By Magno Logan
In this article, we analyze the security of kubectl plug-ins and their plug-in manager called Krew. First, we briefly discuss kubectl and the Krew plug-in manager, how they work, and their primary use. Afterward, we list Krew plug-ins for which particular care is necessary during their use. We also show some risks that we found based on source code and software composition analysis. Lastly, we show some possible supply-chain attack scenarios related to Krew and kubectl plug-ins.
Anyone who has used Kubernetes might have also already used the command-line tool kubectl. The command line can be pronounced in many ways, the main ones being “kube-c-t-l,” “kube-control,” or “kube-cuddle.” Like the Docker command-line interface (CLI) that allows one to manage their Docker containers, kubectl also enables the management of Kubernetes clusters (aka K8s). It uses a file named “config,” which is in the $HOME/.kube folder by default. However, it is also possible to use other kubeconfig files via the environment variable or the --kubeconfig flag.
Krew is the plug-in manager for kubectl CLI that helps discover kubectl plug-ins, installs them on a user’s machine, and keeps them up to date. It also helps plug-in developers package and distribute their plug-ins on many different platforms efficiently, making them visible via the Krew’s centralized repository. As of this writing, there are 154 that are available and distributed on Krew.
The plug-ins have different goals and functionalities, but they all try to improve and speed up the Kubernetes experience and help manage K8s clusters more efficiently. However, anyone can develop their kubectl plug-in and share it via Krew. Notably, there are no security checks for these.
After installing a plug-in, a user simply receives a warning that reminds them to be careful when selecting which plug-ins to download and use, as these might contain malicious code or might perhaps even be compromised.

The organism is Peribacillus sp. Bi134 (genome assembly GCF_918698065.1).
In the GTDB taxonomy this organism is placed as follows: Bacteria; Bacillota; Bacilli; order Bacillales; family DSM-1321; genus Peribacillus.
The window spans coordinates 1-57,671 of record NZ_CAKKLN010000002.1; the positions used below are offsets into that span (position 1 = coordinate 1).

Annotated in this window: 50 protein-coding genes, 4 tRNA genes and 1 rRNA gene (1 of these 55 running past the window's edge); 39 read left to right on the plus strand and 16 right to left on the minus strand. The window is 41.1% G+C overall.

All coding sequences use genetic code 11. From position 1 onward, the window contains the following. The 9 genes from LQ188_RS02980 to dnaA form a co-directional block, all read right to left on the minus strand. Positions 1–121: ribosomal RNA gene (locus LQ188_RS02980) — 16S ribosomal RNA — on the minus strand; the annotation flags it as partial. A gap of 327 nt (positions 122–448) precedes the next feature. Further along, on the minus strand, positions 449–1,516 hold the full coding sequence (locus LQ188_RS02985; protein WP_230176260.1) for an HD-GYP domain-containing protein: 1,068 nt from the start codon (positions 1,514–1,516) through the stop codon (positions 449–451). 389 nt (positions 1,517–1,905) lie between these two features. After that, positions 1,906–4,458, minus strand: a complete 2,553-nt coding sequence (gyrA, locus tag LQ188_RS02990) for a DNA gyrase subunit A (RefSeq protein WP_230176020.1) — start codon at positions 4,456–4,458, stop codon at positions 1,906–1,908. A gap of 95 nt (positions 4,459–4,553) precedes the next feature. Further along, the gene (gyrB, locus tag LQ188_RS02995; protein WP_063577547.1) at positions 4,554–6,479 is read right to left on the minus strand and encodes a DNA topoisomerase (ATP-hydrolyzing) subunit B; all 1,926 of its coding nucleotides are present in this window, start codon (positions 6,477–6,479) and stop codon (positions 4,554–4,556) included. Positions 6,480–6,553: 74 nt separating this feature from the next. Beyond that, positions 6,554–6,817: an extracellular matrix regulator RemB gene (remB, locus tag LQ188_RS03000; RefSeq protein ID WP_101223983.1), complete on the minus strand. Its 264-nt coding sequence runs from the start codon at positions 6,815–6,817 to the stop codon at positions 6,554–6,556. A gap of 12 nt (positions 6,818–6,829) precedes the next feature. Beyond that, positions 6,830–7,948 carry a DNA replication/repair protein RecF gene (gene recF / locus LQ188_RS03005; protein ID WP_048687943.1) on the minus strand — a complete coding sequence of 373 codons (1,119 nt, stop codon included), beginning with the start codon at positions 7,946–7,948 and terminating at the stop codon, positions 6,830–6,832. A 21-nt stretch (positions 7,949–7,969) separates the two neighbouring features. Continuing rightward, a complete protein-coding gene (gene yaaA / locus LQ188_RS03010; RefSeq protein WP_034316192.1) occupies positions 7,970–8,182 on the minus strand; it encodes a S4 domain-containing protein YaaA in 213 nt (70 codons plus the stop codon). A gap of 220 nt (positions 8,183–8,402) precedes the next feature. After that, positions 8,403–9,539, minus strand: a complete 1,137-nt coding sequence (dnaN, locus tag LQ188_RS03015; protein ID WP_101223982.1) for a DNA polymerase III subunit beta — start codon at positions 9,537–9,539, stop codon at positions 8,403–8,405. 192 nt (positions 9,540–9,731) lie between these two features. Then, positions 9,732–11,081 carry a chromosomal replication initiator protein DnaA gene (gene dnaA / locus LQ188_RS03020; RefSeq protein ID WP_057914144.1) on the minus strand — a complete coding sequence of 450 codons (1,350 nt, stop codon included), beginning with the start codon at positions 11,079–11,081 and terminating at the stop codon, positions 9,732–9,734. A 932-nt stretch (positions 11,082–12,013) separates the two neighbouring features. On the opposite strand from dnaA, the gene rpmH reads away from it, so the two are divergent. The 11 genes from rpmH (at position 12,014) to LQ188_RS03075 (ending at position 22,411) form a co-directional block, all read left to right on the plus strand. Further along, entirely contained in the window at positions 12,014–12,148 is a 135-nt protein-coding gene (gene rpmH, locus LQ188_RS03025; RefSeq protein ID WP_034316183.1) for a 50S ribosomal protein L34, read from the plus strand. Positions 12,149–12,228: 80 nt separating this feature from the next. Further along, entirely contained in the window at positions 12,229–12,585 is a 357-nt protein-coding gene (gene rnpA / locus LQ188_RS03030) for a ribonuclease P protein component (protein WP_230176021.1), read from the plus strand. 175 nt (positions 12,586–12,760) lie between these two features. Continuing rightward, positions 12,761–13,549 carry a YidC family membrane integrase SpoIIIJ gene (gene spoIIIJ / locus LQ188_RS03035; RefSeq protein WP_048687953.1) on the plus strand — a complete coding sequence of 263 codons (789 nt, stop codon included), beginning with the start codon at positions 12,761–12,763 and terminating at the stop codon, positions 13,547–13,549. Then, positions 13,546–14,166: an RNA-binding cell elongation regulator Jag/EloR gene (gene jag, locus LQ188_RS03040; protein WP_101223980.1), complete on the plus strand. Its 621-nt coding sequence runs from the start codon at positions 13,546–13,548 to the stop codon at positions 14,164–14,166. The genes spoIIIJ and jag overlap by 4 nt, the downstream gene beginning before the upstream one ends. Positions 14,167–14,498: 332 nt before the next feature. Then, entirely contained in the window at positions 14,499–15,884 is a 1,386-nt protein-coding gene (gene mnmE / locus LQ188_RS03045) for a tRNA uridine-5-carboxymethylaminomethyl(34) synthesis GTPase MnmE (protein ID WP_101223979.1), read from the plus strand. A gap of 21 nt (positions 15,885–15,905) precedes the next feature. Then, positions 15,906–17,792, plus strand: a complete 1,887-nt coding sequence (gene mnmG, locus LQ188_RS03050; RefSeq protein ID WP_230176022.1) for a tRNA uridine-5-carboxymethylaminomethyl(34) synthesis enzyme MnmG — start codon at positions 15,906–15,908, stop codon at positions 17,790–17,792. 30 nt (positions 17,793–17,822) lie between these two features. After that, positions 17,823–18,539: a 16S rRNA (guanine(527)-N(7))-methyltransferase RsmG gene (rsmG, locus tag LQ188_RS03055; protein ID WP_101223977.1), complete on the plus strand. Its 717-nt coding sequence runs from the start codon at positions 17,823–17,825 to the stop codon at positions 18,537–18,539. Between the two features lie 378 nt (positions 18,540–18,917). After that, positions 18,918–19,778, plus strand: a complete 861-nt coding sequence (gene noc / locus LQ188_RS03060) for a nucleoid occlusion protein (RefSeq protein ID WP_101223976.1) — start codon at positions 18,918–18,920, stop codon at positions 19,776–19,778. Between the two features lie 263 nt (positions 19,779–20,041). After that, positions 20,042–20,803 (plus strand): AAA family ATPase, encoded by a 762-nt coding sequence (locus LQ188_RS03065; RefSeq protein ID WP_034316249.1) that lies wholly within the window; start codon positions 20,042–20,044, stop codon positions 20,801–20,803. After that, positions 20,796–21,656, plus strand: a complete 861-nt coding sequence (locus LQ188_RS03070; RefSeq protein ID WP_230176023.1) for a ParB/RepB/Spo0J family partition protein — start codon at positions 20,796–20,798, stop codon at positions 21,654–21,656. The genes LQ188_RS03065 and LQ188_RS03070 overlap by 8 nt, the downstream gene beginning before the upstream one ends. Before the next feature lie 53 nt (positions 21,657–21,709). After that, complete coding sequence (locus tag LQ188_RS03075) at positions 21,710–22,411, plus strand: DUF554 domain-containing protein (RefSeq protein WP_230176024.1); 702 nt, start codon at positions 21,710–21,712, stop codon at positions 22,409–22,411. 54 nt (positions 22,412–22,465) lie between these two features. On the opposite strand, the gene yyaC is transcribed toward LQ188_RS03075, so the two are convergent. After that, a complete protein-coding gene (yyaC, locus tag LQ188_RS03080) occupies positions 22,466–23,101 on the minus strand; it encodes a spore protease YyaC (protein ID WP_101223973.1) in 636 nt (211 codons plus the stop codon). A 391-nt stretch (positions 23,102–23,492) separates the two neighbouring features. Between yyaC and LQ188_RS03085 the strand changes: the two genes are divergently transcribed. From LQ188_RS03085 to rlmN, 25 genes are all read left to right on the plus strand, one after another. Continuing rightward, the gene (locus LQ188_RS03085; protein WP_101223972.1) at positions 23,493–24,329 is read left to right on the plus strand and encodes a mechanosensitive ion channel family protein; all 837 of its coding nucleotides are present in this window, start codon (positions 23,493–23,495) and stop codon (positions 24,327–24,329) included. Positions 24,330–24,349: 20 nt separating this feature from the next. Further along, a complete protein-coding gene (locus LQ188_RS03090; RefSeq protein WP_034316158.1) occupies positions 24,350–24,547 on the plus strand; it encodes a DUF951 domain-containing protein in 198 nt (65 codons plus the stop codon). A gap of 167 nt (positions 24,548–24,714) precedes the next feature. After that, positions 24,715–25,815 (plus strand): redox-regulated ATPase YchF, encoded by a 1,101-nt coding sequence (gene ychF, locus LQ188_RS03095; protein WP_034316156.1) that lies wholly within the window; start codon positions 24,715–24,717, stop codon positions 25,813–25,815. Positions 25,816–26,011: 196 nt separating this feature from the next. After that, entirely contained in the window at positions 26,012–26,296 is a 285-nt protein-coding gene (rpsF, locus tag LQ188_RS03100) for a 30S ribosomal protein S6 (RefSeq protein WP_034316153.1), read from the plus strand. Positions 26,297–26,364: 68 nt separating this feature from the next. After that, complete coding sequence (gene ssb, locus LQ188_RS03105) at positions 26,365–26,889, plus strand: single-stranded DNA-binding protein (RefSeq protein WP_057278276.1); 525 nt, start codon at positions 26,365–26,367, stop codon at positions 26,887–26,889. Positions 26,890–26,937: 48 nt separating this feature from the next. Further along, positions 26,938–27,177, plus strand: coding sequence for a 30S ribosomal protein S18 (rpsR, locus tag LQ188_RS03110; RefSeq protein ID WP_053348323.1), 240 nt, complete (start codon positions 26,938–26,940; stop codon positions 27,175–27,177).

Figure 1. The only warning issued after installing a kubectl plug-in via Krew
As of September, the following is a list of the top 10 most popular kubectl plug-ins available on Krew according to the number of stars on GitHub:
|ctx||Switches between contexts in kubeconfig||11,000|
|ingress-nginx||Interacts with ingress-nginx||11,000|
|ns||Switches between Kubernetes namespaces||11,000|
|cert-manager||Manages cert-manager resources inside cluster||7,800|
|krew||Packages manager for kubectl plug-ins||4,100|
|popeye||Scans clusters for potential resource issues||3,100|
|tree||Shows a tree of object hierarchies through ownerReferences||1,900|
|sniff||Starts a remote packet capture on pods using tcpdump and wireshark||1,700|
|flyte||Monitors, launches, and manages Flyte executions||1,600|
|kyverno||Kyverno is a policy engine for Kubernetes.||1,400|
Table 1. Top 10 most popular kubectl plug-ins available on Krew based on GitHub stars
Although GitHub stars don’t measure usage, we can see that some of these plug-ins are popular based on the star rating on their repositories, which are in the thousands. Meanwhile, there are also less-known or brand-new plug-ins that have yet to gain popularity. Most of these plug-ins are created by both the community and individuals interested in Kubernetes and open source. Others are maintained by organizations, such as cert, Flyte, and Kyvern.
As previously mentioned, it is interesting that anyone can develop their kubectl plug-in and share it via Krew, as this raises an important question: What if someone creates a malicious plug-in that does what it is expected to do but collects sensitive data, such as the ~/.kube/config files, from whoever installs it? Since there are no guarantees or security checks for the submitted plug-ins, this would be a significant supply-chain risk. While we have decided not to test the approach for ethical purposes, here is the threat model that we have discussed and created for this scenario:
Figure 2. Threat model scenario of sending a malicious plug-in to Krew